These Florida Plants Could Be Dangerous to You or Your Pets

Sometimes danger lurks in corners, hidden in plain sight. You may not know it is there or realize it even exists. This can be said about the poisons of some of our most lively and beautiful plants. In Florida, where temperatures are milder year-round and tropical plants abound, it can be hard to know the difference between those that pose a threat and those that are aesthetically appealing. Land Art has created a list to help you identify, become aware, and better understand a few of the most common poisonous plants found here in Florida and the dangers each impose.

Common Plants Found in Florida That Are Dangerouswhite oleander flowers

Oleander

So poisonous there was once a movie titled after it. Also known as rosebay, this beautiful yet dangerous plant is grown as a heat and drought-tolerant evergreen flowering shrub throughout Florida. There are tons of different varieties, and sizes. Some have single flowers; others have double flowers in shades of pink, red, white, and less often, yellow or orange. All parts of the oleander plant, including the milky latex produced by cut stems or leaves, contain various cardiotoxic compounds that impact heart function. Even a small amount can be deadly to humans and animals. Symptoms of poisoning include heart palpitations, nausea, vomiting, weakness, and visual disturbance. Sad because its leathery leaves and sweet-smelling foliage can make for an attractive and eye-catching landscape piece. Just be careful to keep any pets or small children away from it.

Castor Bean

The castor bean plant is a non-native species from the jungles of East Africa. Part of the spurge and poinsettia family, it is a large, hefty non-woody plant. Here in Florida, it is widely used for its tropical-looking foliage. Castor bean is grown commercially for use in cosmetics, paints, plastics, and lubricants. The seeds of this plant are extremely toxic and contain ricin, one of the deadliest poisons found in nature. While it’s poorly digested by livestock, just four seeds can kill the average adult human.

Sago Palm

The king sago palm is a popular houseplant due to its leathery foliage and ease of care. But don’t let its charming appeal fool you. While it looks similar to a palm plant, it is not a true palm but a member of the cycad family, native to Japan and China. This plant is very toxic. All parts, including the thorns and seeds, are poisonous and contain a pair of toxic compounds called BMAA and cycasin. The seeds have the largest amounts of cycasin. Chronic exposure can cause cancer and neurodegenerative diseases. Dogs are especially drawn to the taste of this plant are sago palm tree often poisoned by this slow-grower, sometimes resulting in liver failure. Sago palms are also fixtures in Florida’s rock gardens, sand gardens, and near entryways of landscapes, so if you are out walking your dog, stay vigilant and be aware of your surroundings.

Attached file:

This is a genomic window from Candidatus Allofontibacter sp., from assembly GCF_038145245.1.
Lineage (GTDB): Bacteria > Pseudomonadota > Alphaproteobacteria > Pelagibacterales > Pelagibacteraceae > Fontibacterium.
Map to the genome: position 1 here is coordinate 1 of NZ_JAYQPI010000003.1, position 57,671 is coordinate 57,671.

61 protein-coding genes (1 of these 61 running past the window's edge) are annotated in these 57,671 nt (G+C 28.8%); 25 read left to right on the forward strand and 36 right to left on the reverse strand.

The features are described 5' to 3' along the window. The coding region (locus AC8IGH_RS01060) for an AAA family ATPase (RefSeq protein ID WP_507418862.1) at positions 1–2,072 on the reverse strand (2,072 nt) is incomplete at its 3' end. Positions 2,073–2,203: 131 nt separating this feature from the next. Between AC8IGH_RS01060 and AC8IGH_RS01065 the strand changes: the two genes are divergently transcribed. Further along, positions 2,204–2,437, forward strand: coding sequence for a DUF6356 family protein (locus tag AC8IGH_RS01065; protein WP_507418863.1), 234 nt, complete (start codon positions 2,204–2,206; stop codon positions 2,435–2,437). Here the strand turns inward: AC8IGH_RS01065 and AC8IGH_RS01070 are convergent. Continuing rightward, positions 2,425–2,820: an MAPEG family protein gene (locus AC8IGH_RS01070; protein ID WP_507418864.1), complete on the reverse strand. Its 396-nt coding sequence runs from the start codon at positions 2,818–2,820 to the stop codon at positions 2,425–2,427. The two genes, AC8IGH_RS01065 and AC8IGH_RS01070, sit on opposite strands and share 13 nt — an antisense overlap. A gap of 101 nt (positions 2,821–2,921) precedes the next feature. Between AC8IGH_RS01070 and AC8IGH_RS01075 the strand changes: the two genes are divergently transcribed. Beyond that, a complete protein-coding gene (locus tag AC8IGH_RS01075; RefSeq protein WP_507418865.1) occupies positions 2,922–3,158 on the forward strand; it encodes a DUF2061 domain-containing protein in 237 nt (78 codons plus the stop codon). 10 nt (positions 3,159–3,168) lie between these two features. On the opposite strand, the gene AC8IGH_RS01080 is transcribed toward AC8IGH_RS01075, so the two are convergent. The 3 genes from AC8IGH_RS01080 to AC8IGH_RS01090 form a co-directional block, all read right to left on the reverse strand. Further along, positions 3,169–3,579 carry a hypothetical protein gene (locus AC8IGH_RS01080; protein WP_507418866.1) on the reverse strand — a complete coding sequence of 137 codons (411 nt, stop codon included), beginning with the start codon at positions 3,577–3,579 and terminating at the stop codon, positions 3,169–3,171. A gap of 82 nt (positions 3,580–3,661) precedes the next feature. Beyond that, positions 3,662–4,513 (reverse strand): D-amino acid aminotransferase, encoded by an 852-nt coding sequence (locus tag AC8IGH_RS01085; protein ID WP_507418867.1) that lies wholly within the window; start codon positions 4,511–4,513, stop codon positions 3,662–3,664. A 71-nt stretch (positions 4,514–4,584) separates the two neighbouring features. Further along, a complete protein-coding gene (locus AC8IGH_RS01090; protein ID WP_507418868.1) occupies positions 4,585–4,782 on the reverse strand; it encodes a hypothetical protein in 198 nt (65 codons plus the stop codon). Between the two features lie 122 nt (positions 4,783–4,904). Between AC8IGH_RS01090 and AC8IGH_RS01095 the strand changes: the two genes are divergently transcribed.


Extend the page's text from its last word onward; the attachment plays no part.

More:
Poison Ivy

No one can forget about poison Ivy! This well-known poison is throughout all of the United States. The trick to identifying and remembering what poison ivy looks like is how many leaves it has. The leaves on poison ivy always appear with one big leaf in the center and two smaller leaves shooting off the sides. The leaflets are twice as long as they are wide and are typically two to five inches long. 

It is often confused with Virginia creeper, which can also be poisonous if ingested. The two often grow together and are frequently confused with each other. Like Virginia creeper, Poison ivy can grow as a shrub or a vine that climbs up the sides of trees. This dangerous plant can be found in forests, wetlands, on beaches, along streams, and right in your Florida backyard.

Poison ivy contains a chemical called urushiol. Urushiol causes a severe allergic reaction of itchy rashes and blisters that can take weeks to go away. Unfortunately, just brushing up against the plant or having it on your clothes can cause an allergic reaction, so be careful to wash and clean anything that it comes in contact with.

Leave Your Lawn Care and Weed Control to the Professionals at Land Art

We can’t help you when you are camping, out hiking, biking, or walking your dog, but we can assure your safety in your backyard. Leave the lawn care and weed control up to the professionals at Land Art and protect yourself from coming into contact with one of these harmful plants. Our highly effective weed control service will eliminate and prevent weeds, so you don’t have to. Our skilled technicians have the training and experience necessary to rid your yard of weeds while maintaining that thick, lush green lawn.

We also offer lawn care programs, tree and shrub care, grub control, mosquito control, and more. Learn more about what we do by visiting our website. Then request a quote online or give us a call. You can reach us at 1-800.336.5296.

For more tips and ideas on lawn care, check out our monthly blog.